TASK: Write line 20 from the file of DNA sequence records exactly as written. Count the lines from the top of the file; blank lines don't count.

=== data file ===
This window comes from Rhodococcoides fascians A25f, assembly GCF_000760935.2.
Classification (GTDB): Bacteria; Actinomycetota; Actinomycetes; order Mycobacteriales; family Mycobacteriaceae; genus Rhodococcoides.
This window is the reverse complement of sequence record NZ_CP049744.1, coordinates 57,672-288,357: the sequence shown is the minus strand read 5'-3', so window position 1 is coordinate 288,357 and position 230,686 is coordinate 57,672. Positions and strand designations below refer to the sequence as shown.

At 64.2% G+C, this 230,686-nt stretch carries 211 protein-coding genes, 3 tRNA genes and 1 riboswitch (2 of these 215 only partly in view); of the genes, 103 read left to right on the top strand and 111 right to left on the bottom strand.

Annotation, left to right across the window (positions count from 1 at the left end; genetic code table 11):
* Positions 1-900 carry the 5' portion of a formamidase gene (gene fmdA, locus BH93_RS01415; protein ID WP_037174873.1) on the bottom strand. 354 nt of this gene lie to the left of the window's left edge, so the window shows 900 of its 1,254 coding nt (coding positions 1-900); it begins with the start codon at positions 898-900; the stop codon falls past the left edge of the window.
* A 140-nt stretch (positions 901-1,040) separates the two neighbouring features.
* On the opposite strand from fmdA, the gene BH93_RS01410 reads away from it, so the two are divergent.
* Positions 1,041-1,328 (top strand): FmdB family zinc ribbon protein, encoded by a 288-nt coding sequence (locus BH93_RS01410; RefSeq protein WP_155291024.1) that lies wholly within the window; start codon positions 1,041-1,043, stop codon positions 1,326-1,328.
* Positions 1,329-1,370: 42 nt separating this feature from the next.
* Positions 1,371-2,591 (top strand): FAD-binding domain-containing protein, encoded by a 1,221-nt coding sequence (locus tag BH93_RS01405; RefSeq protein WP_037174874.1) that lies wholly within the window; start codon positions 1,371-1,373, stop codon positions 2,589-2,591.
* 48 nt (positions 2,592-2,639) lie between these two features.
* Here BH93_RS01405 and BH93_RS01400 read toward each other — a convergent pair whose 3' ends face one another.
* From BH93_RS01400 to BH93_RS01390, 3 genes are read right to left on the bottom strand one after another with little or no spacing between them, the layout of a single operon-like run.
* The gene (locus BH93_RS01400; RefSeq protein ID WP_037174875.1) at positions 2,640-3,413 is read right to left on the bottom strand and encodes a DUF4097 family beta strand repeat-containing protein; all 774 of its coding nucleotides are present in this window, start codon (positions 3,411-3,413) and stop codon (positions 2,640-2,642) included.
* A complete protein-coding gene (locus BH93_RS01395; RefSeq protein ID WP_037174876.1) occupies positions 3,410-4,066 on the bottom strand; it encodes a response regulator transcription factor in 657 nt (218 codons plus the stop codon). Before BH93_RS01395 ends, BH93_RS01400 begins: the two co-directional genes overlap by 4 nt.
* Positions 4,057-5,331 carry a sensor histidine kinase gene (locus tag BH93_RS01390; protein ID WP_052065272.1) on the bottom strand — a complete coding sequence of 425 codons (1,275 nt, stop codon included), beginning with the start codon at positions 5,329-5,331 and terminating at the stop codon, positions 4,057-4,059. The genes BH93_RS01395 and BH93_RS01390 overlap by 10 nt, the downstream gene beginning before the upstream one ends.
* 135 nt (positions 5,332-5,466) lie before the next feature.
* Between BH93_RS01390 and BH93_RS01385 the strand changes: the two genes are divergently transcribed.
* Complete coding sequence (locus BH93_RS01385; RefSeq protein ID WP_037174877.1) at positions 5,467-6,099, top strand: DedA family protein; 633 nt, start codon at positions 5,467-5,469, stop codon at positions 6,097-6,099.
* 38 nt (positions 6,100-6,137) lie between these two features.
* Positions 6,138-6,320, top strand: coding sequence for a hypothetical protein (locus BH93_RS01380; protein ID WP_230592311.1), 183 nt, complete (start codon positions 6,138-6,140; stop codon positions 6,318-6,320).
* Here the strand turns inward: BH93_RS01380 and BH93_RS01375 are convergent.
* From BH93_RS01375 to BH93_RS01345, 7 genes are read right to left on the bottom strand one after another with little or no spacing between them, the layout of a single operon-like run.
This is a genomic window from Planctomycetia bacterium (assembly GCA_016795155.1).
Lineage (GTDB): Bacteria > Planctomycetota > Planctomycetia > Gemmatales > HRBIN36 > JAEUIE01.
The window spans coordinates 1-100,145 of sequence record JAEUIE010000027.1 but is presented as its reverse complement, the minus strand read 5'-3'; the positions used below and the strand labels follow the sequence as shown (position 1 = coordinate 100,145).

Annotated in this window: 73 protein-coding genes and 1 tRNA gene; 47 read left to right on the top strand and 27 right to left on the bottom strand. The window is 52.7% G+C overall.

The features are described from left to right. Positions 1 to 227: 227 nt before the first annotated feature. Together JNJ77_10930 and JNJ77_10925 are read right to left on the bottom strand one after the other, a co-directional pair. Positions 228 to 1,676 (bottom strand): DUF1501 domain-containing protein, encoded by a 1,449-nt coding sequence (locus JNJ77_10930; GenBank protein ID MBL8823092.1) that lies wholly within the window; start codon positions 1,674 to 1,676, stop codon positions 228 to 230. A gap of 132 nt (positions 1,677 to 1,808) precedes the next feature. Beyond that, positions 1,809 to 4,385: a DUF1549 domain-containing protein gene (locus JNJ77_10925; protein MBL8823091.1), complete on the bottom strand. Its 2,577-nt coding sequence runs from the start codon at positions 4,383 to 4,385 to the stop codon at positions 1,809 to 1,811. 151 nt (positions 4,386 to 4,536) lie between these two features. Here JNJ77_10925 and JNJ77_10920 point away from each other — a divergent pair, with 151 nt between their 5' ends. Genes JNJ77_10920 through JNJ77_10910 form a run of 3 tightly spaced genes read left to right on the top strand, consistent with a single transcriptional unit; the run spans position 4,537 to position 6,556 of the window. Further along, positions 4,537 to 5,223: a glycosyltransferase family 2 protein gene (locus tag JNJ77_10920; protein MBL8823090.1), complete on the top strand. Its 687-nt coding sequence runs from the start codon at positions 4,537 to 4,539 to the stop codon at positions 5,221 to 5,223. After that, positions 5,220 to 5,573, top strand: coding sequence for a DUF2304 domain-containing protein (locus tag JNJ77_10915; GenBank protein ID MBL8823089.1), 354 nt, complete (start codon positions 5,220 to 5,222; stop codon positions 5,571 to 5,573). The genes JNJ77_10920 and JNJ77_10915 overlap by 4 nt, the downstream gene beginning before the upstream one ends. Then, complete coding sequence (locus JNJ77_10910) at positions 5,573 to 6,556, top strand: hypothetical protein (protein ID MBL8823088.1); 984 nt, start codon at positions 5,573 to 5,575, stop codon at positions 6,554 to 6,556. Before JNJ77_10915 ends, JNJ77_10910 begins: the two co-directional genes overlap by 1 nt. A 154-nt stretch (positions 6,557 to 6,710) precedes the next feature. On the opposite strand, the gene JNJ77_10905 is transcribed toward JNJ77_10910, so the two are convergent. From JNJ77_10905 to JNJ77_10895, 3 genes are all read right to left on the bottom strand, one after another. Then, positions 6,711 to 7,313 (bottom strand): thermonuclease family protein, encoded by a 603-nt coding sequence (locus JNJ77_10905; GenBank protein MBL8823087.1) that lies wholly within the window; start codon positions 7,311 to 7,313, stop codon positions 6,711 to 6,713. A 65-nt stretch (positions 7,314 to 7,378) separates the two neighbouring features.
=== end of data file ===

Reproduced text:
* Complete coding sequence (locus BH93_RS01385; RefSeq protein ID WP_037174877.1) at positions 5,467-6,099, top strand: DedA family protein; 633 nt, start codon at positions 5,467-5,469, stop codon at positions 6,097-6,099.